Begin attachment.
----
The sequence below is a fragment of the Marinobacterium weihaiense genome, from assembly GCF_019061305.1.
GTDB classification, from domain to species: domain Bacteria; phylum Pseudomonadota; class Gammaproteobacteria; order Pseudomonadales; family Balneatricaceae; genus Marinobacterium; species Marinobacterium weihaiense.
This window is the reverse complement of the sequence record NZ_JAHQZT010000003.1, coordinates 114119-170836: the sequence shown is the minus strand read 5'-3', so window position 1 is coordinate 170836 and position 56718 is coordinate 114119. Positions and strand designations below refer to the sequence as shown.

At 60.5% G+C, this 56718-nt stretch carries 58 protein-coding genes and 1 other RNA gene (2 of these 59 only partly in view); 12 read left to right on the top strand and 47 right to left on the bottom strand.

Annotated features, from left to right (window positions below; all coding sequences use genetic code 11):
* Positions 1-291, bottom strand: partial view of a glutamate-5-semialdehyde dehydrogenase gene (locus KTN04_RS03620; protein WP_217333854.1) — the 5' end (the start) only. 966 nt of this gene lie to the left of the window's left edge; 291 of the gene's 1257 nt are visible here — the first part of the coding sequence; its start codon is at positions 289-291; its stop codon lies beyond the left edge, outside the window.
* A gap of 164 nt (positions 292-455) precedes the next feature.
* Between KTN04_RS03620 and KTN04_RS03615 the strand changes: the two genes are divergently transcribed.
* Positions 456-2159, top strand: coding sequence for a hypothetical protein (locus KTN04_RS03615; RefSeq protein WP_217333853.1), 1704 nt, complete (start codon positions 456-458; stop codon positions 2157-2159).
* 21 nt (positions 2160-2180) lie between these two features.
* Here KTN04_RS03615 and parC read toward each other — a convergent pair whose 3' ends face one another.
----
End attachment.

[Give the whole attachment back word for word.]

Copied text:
The sequence below is a fragment of the Marinobacterium weihaiense genome, from assembly GCF_019061305.1.
GTDB classification, from domain to species: domain Bacteria; phylum Pseudomonadota; class Gammaproteobacteria; order Pseudomonadales; family Balneatricaceae; genus Marinobacterium; species Marinobacterium weihaiense.
This window is the reverse complement of the sequence record NZ_JAHQZT010000003.1, coordinates 114119-170836: the sequence shown is the minus strand read 5'-3', so window position 1 is coordinate 170836 and position 56718 is coordinate 114119. Positions and strand designations below refer to the sequence as shown.

At 60.5% G+C, this 56718-nt stretch carries 58 protein-coding genes and 1 other RNA gene (2 of these 59 only partly in view); 12 read left to right on the top strand and 47 right to left on the bottom strand.

Annotated features, from left to right (window positions below; all coding sequences use genetic code 11):
* Positions 1-291, bottom strand: partial view of a glutamate-5-semialdehyde dehydrogenase gene (locus KTN04_RS03620; protein WP_217333854.1) — the 5' end (the start) only. 966 nt of this gene lie to the left of the window's left edge; 291 of the gene's 1257 nt are visible here — the first part of the coding sequence; its start codon is at positions 289-291; its stop codon lies beyond the left edge, outside the window.
* A gap of 164 nt (positions 292-455) precedes the next feature.
* Between KTN04_RS03620 and KTN04_RS03615 the strand changes: the two genes are divergently transcribed.
* Positions 456-2159, top strand: coding sequence for a hypothetical protein (locus KTN04_RS03615; RefSeq protein WP_217333853.1), 1704 nt, complete (start codon positions 456-458; stop codon positions 2157-2159).
* 21 nt (positions 2160-2180) lie between these two features.
* Here KTN04_RS03615 and parC read toward each other — a convergent pair whose 3' ends face one another.